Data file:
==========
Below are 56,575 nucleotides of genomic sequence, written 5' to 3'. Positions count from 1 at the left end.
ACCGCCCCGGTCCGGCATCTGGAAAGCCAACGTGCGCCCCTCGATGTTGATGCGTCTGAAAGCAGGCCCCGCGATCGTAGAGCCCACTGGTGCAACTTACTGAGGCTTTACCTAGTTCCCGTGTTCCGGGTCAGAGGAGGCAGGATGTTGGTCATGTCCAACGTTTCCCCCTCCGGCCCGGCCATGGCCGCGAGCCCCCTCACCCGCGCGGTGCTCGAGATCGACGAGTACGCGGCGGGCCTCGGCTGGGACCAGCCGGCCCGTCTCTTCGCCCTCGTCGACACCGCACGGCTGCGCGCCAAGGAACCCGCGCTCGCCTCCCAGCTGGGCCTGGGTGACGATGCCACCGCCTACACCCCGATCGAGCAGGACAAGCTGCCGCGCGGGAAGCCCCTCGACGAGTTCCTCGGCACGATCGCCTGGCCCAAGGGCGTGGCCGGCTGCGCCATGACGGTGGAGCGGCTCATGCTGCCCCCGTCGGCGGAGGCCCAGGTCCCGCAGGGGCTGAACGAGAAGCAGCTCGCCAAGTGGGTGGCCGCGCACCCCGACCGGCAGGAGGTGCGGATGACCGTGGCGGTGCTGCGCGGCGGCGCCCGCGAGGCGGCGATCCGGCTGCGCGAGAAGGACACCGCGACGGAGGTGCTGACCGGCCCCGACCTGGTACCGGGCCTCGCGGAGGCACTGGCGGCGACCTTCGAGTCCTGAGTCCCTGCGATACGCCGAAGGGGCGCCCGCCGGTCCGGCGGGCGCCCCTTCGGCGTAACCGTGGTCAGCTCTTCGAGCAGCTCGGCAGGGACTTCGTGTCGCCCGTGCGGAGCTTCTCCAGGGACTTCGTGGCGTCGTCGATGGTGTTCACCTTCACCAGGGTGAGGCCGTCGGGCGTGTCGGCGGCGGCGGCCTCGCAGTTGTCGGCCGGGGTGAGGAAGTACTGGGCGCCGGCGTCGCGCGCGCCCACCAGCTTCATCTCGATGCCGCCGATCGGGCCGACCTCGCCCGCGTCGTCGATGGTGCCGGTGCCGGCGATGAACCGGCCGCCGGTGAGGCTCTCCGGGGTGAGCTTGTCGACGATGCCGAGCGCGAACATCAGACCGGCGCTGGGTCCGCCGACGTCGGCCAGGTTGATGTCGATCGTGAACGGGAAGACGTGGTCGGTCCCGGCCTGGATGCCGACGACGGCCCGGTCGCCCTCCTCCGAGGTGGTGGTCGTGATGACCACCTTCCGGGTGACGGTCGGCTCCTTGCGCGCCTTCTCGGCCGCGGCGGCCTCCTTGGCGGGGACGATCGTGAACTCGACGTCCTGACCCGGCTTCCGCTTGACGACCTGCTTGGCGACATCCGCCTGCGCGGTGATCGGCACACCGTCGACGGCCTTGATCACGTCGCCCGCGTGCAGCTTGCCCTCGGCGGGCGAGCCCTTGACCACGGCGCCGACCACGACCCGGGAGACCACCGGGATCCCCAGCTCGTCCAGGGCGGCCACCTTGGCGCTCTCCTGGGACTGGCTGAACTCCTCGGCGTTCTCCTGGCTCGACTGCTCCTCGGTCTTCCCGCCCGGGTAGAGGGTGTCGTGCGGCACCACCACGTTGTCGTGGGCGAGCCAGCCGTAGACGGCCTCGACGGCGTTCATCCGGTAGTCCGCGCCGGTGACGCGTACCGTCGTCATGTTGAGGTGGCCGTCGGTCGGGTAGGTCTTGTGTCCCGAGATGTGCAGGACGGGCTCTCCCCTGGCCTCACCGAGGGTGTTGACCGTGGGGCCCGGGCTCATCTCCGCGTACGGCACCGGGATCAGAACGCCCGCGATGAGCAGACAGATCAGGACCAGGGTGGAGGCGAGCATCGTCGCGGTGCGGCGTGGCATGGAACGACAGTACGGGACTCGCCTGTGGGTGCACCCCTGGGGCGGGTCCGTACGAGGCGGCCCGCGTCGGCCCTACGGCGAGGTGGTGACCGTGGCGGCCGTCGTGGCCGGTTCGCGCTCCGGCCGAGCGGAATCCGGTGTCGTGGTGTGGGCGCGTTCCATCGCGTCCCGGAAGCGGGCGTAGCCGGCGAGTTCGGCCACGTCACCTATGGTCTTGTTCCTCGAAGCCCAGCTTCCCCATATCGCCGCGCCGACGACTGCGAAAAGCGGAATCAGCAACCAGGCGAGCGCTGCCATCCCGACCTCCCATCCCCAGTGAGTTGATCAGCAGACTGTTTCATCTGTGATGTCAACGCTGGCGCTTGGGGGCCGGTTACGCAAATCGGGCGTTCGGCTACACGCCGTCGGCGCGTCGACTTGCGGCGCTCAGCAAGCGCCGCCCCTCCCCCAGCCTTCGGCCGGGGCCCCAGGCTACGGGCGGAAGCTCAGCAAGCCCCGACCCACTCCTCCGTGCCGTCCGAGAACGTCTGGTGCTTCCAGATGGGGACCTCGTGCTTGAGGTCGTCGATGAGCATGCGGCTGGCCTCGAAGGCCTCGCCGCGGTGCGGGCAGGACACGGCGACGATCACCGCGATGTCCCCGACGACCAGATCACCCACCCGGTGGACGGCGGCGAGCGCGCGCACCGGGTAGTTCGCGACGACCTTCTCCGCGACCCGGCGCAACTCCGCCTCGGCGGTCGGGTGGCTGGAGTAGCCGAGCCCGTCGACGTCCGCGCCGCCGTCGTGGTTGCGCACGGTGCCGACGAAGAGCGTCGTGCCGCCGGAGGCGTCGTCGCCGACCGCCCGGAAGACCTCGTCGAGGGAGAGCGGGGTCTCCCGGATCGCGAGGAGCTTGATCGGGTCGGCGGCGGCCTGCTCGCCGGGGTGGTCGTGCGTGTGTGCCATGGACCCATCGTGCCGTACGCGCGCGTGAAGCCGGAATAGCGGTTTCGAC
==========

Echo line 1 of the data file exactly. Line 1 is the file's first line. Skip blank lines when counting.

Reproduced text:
Below are 56,575 nucleotides of genomic sequence, written 5' to 3'. Positions count from 1 at the left end.